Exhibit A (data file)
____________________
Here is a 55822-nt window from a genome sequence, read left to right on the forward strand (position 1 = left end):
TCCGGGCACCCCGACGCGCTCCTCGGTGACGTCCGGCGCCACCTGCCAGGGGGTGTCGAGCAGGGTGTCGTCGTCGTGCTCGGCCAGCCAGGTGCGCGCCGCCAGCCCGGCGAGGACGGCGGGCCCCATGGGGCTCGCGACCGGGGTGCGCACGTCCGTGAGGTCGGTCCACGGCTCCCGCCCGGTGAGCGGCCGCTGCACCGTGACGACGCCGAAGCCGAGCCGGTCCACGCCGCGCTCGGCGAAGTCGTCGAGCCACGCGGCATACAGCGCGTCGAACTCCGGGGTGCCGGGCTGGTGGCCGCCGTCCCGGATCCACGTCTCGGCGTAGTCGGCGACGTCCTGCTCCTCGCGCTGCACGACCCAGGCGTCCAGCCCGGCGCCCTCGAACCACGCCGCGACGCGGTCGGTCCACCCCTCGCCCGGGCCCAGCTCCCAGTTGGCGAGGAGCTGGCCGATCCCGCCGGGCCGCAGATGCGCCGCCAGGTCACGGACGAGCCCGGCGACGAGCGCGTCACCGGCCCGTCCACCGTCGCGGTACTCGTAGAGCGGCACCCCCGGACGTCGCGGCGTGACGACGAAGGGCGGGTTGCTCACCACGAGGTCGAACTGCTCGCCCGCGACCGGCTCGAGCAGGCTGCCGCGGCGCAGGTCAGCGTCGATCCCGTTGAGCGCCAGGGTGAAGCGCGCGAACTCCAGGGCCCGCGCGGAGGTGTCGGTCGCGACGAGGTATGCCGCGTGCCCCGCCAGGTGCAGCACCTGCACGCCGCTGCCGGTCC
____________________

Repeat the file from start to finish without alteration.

Here is a 55822-nt window from a genome sequence, read left to right on the forward strand (position 1 = left end):
TCCGGGCACCCCGACGCGCTCCTCGGTGACGTCCGGCGCCACCTGCCAGGGGGTGTCGAGCAGGGTGTCGTCGTCGTGCTCGGCCAGCCAGGTGCGCGCCGCCAGCCCGGCGAGGACGGCGGGCCCCATGGGGCTCGCGACCGGGGTGCGCACGTCCGTGAGGTCGGTCCACGGCTCCCGCCCGGTGAGCGGCCGCTGCACCGTGACGACGCCGAAGCCGAGCCGGTCCACGCCGCGCTCGGCGAAGTCGTCGAGCCACGCGGCATACAGCGCGTCGAACTCCGGGGTGCCGGGCTGGTGGCCGCCGTCCCGGATCCACGTCTCGGCGTAGTCGGCGACGTCCTGCTCCTCGCGCTGCACGACCCAGGCGTCCAGCCCGGCGCCCTCGAACCACGCCGCGACGCGGTCGGTCCACCCCTCGCCCGGGCCCAGCTCCCAGTTGGCGAGGAGCTGGCCGATCCCGCCGGGCCGCAGATGCGCCGCCAGGTCACGGACGAGCCCGGCGACGAGCGCGTCACCGGCCCGTCCACCGTCGCGGTACTCGTAGAGCGGCACCCCCGGACGTCGCGGCGTGACGACGAAGGGCGGGTTGCTCACCACGAGGTCGAACTGCTCGCCCGCGACCGGCTCGAGCAGGCTGCCGCGGCGCAGGTCAGCGTCGATCCCGTTGAGCGCCAGGGTGAAGCGCGCGAACTCCAGGGCCCGCGCGGAGGTGTCGGTCGCGACGAGGTATGCCGCGTGCCCCGCCAGGTGCAGCACCTGCACGCCGCTGCCGGTCC